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Experts Assess Impact of COVID-19 Related Non-Performing Loans in WOCCU Webinar

Steven Stapp (Top Left) and Andrew Price (Bottom) discuss credit losses.
Steven Stapp (Top Left) and Andrew Price (Bottom) discuss credit losses.
Osman Sattar of S&P Global Ratings gives his forecast on global credit losses.
Osman Sattar of S&P Global Ratings gives his forecast on global credit losses.

Credit union professionals from around the globe learned how the COVID-19 pandemic has contributed to a rise in non-performing loans (NPLs) and other expected credit losses—and how they can mitigate that impact—during a January 14 World Council of Credit Unions’ International Advocacy webinar.

Osman Sattar, Director of EMEA Financial Institutions for S&P Global Ratings, forecasts global credit losses will surpass US $2 trillion due to the pandemic—with banks and credit unions in western Europe and North America facing the biggest percentage increase in losses compared to 2019.

The changes in credit cost ratios are actually higher now than they were during the global financial crisis of 2008-09, but Sattar says there are some key differences from that time.

“First of all, we have more timely recognition of credit losses, given the development in accounting requirements. So, we’ve moved from an incurred loss, credit loss model both in U.S. GAAP and in IFRS to a more forward-looking, more timely recognition of credit losses,” said Sattar. “Also, the share of lending in emerging markets is higher now than it was then, and I think the quality of that lending, given the nature of those markets, tend to be of lower quality than in developed markets so that can also have an influence.

Sattar's presentation was based on a report he published with colleagues, "The $2 Trillion Question: What’s On The Horizon For Bank Credit Losses."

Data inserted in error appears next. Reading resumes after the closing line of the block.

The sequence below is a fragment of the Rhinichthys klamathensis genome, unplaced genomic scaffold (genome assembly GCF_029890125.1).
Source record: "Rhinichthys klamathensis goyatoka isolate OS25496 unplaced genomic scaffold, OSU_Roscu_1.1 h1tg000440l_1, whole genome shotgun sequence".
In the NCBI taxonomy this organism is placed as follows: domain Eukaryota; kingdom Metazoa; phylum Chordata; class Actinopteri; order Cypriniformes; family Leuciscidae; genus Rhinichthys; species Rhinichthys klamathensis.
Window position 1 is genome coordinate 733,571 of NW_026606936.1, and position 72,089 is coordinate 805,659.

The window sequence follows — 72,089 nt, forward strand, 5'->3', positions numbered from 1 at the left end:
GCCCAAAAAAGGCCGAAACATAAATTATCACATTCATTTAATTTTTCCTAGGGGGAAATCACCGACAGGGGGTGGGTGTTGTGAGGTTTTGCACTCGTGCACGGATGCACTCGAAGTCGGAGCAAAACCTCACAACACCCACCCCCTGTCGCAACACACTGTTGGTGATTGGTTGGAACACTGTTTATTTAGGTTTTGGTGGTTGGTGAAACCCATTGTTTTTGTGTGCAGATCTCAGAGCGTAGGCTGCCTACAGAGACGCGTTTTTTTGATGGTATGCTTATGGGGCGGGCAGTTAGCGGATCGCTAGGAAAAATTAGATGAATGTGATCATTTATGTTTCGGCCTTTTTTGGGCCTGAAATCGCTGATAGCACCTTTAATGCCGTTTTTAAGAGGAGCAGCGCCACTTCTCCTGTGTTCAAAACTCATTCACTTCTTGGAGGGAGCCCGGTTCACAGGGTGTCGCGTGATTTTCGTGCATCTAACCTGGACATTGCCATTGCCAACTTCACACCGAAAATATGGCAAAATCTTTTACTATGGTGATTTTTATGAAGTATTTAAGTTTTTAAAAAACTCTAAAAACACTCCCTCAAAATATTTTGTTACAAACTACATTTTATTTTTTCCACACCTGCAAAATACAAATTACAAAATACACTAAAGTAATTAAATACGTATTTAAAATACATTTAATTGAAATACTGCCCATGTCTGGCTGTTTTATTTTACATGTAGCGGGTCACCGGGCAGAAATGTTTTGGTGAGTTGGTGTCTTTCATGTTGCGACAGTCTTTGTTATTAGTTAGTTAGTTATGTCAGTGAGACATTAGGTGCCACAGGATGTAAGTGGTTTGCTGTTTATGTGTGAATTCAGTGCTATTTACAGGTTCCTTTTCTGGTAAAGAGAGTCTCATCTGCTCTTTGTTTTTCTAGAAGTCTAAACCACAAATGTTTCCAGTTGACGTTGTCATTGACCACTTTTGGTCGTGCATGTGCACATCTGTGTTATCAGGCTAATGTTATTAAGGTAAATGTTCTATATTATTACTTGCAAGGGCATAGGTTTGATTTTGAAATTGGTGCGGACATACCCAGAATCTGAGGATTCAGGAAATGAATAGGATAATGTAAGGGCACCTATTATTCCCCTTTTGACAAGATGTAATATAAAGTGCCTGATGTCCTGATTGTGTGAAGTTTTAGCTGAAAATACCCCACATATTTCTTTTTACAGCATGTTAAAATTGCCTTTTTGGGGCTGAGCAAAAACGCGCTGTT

A credit union perspective on NPLs

Steven Stapp, CEO of Unitus Community Credit Union in Portland, Oregon, said NPLs and other losses have not hit levels they had projected yet and may not, even though he does see more loans going into delinquency in 2021.

“Businesses are bringing employees back, but now we kind of go into a second shutdown and so, as I said—this is sort of a very fluid environment,” said Stapp, who noted that many employees being brought back are still working at reduced hours.

Stapp also laid out both short-term and long-term tools his credit union is using to mitigate the impacts of the pandemic on loan delinquency, including skipped payments, forbearance, refinancing and restructuring. 

Regulators keep close watch

National and regional regulators around the globe are also keeping a close eye on things like delinquency rates and credit losses as well, according to Andrew Price, World Council Senior Vice President of Advocacy.

“Obviously we’ve seen a confluence of relief measures that have been passed from an accounting standpoint—on how you’re calculating your expected losses, we’ve been given some relief on that. (Also) how you treat payment moratoriums, how you treat foreclosures,” said Price. “They were quick to provide the relief. I hope they’re also thoughtful as we start to come through the pandemic.”

If you missed this webinar, you can watch it in its entirety on the World Council YouTube Channel.